Several years ago I decided I was going to be a morning person. I’d read a ton of articles and blog posts that made me feel like a slouch for not getting up early enough. They had valid reasons why I should and warned of the opportunities I would be leaving on the table if I didn’t. I didn’t want to be one of those nuts that get up at 4 am, but I did want to start getting up earlier.
I set my alarm for 15 minutes earlier each day throughout the week, trying to train myself to get up at an earlier time. It was successful, at first. I had moved my wake up time back an hour after one week. Things were flying high and going well. No worries, no problems, and no obstacles. The first several weeks were a breeze.
I slowly crept back towards my previous wake up time as time past. I’d hit the snooze a time or two, or stay up too late the night before and have a good excuse for why I needed extra sleep. After a few months, I was back in my old routine without even noticing it.
How many times have we endeavored to establish better and more disciplined habits that didn’t take? How many times have we set goals to get up earlier, workout more or eat healthy without following through?
It’s been an all too regular occurrence in my life. I’ll set a goal, and even come up with a plan on how I’m going to make it happen, but too many of them end up as stories of failure. They haunt me. If I let them they tell me I’m a failure as well, and that I shouldn’t try to make changes to the life I lead. I should accept the status quo.
I can’t listen to those voices. I can’t listen to the weakness. They’re not telling the whole truth. There may be a kernel of truth in there somewhere, but it’s covered with lies. The truth is that I failed because I was missing the most important piece to the puzzle. Have you put together a puzzle only to realize you’re missing a few important pieces?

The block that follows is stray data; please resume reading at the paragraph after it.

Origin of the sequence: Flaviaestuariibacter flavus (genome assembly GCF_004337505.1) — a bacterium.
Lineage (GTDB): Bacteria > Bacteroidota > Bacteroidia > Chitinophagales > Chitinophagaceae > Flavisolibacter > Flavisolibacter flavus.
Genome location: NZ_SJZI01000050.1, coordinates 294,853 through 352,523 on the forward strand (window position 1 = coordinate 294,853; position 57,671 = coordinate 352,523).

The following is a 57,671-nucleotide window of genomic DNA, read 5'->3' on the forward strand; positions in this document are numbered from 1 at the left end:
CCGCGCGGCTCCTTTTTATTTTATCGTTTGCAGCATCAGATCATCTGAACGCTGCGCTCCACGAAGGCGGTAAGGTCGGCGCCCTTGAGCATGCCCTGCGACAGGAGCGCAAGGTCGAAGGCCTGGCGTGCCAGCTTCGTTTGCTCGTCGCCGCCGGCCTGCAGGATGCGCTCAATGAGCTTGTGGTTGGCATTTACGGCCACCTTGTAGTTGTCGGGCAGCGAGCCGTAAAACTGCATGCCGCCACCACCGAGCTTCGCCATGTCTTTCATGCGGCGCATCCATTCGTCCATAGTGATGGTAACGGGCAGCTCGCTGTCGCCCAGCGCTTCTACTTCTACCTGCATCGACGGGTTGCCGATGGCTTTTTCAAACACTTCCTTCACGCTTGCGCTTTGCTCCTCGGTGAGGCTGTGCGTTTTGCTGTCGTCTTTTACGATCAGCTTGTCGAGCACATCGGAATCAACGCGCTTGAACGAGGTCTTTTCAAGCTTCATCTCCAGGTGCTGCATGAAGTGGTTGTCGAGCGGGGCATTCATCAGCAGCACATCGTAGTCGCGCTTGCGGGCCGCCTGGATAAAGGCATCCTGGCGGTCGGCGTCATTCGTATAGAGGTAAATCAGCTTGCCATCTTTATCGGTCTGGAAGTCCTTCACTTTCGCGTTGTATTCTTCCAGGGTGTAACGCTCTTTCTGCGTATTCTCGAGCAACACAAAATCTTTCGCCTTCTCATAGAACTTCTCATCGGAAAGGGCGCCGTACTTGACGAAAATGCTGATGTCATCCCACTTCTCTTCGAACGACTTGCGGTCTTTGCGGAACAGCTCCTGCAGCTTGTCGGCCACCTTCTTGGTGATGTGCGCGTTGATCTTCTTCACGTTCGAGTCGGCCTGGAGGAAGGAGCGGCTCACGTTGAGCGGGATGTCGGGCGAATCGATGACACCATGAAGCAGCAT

Unless you have kids, it may not happen to you often. But I’d lay down big money it happens all the time in the real world. You decide you’re going to do something, you consider the cost, and come up with a plan to get there. You invest time and work hard to see change occur, but it’s short lived. What happened? What was the missing piece to your puzzle?
You must know why you’re doing it in the first place if you’re going to have a chance at real lasting change. “Discipline without direction,” Donald Whitney said, “is drudgery.”
You must have a compelling reason and purpose for change to stick. ‘Want to’ isn’t enough, there must be a real, and powerful reason why you are endeavoring to change. It has to be a reason that forces you forward and pulls you through the hard times.
The vague promise of productivity wasn’t enough to get me out of bed, but getting up to workout and write has been. I’m actually getting up even earlier than I’d thought possible because I’ve found an irresistible motive.
Spend some time this week, thinking about the why behind your biggest goals. What would your life look like if you reached them? Move beyond the vague and focus on the specific. I trust that if you find a powerful purpose behind your goal, it’ll become that much easier to hit your target.